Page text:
Lack of offense downright offensive

In his first post-game press conference as head coach of the Green Bay Packers, Mike McCarthy reiterated that the biggest challenge his team will face will be handling success. Well, fortunately McCarthy's squad will have at least one more week to prepare for that after losing 26-0 to the visiting Chicago Bears.

It's the team's first shutout since Oct. 17, 1991 when a Lindy Infante-led team lost 10-0 to the Bears. That team's biggest challenge, as it turned out, was not handling success. It won four games. I'm betting that won't be the biggest obstacle for the 2006 team, either.

What might be a challenge? Oh, maybe converting on third down, getting the tight ends more involved in the offense (especially in two and three tight end sets), finding someone other than Donald Driver who can get open on a consistent basis, and of course, scoring touchdowns. Call me crazy, but based on Sunday's performance, I think I might be on to something.

Even if you didn't think Green Bay would beat Chicago, you thought they'd score a few points. A field goal, at least. Anything. At the end of the first quarter, the Packers trailed the Bears 204-29 in net yards and a fake punt that went for a first down was one of the offensive highlights of the first half. I'd venture a guess that's not how they drew up the game plan this week.

For the game, Green Bay was 1 of 11 on third down conversions. And as they fell further behind, their chances of improving on that stat declined. To beat the Bears, they knew they had to establish the run, control the clock and keep things close. But when the score became lopsided, the Packers were forced to abandon their game plan and start throwing more, allowing the Bears to sit back comfortably in a ‘Cover 2' defense and tee off on Brett Favre. Chicago's got a great defense, but Green Bay made them look circa-1985 Bears defense. And they're not that good by a long shot.

To make matters worse, McCarthy opted to keep Favre in the game, down 26-0 early in the fourth quarter, rather than insert Aaron Rodgers. With no point in running the ball and few options other than to throw deep, Favre was intercepted on consecutive possessions. Predictably, those plays will lead to endless speculation and mind-numbing conversation on the national sports scene about whether Favre has ‘lost it,' if he should've retired after last season, and if he's on his way to another 29-interception season. That's not something Favre, the team, the coaches or any Packer fan feels like listening to one week into the season. At that point in the game, those interceptions meant only slightly less than if he had completed the passes. More compelling and more worrisome, however, is the fact that Favre has failed to throw a touchdown in five of his last six regular season games. That's a poor reflection on Favre and his supporting cast no matter how you look at it.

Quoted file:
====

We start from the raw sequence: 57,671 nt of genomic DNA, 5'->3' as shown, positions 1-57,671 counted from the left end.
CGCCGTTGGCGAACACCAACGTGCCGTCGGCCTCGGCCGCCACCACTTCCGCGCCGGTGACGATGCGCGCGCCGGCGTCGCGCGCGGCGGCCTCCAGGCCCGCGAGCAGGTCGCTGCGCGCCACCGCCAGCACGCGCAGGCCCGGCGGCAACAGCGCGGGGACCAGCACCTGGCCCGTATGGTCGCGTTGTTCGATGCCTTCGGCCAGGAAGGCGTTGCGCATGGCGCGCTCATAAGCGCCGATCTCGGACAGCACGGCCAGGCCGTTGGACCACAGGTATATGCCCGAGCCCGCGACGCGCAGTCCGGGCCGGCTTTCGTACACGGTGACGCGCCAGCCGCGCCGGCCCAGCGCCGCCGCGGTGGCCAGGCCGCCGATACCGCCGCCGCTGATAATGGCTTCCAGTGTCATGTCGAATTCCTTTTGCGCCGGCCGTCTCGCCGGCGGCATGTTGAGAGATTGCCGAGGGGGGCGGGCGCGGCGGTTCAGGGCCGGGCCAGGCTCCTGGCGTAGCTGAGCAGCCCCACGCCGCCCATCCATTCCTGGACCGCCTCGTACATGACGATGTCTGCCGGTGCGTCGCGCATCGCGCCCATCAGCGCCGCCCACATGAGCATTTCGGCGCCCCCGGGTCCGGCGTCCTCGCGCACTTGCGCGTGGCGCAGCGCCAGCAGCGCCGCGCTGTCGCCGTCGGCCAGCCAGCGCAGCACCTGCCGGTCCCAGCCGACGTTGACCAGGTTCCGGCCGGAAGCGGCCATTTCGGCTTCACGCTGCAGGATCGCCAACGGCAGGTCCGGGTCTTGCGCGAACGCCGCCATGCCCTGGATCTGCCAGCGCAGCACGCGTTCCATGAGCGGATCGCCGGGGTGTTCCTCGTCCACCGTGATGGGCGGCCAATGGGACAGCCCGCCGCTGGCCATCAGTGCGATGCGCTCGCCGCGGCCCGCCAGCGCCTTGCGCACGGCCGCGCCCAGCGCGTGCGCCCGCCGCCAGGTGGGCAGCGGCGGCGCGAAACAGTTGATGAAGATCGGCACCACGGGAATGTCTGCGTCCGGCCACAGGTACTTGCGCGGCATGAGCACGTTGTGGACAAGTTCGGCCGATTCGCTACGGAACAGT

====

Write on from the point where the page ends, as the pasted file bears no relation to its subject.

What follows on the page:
If there was any positive on the day, it was that stashed within the offensive ineptitude, were two fairly impressive individual performances. One was expected, one was a pleasant surprise. Driver finished the game with seven receptions for 96 yards. While just one of them came in the first half -- a sweet 17-yarder where he dragged across the middle from Favre's right and turned it up field. He added six grabs in the second half. If someone else doesn't step up, Driver could end up with a 100 catches on the year, which would be a good news - bad news scenario.

The pleasant surprise was running back Ahman Green. Almost one year after rupturing his right quadriceps tendon, he ran for 110 yards on 20 carries and snagged three passes for 22 yards. With questions about not only his health, but how he'd operate in a new offensive system and behind a line starting two rookies at guard, Green provided a small ray of hope. The fact that he did it against one of the NFL's best defenses makes it even more meaningful.

But did you catch Favre glancing longingly at the Packer sideline at the start of the game? He was checking out his old teammates from the Super Bowl XXXI Championship team that were in town for alumni week. How much would he have liked Andre Rison or Keith Jackson to be lined up on offense? Or maybe Aaron Taylor protecting him at guard? And I don't mean those players in their prime, I mean those players lining up on Sunday. Hey, it couldn't have gone much worse.

Favre said he was thinking, ‘Man, we were pretty good.' Though he insists it was chemistry more than raw talent that was key to their success. He admitted he had to put on a smile when he saw them all in the locker room immediately following the loss. He's still trying to win games for the Packers and said it's a lot more difficult now than it was then. Favre said that 1996 team took it for granted how difficult it was to win because they did it on a regular basis, especially against the Bears. But he's got a new set of challenges in front of him now. Handling success may not be one of them.

W. Keith Roerdink

Editor's note: W. Keith Roerdink is a frequent contributor to and Packer Report. E-mail him at

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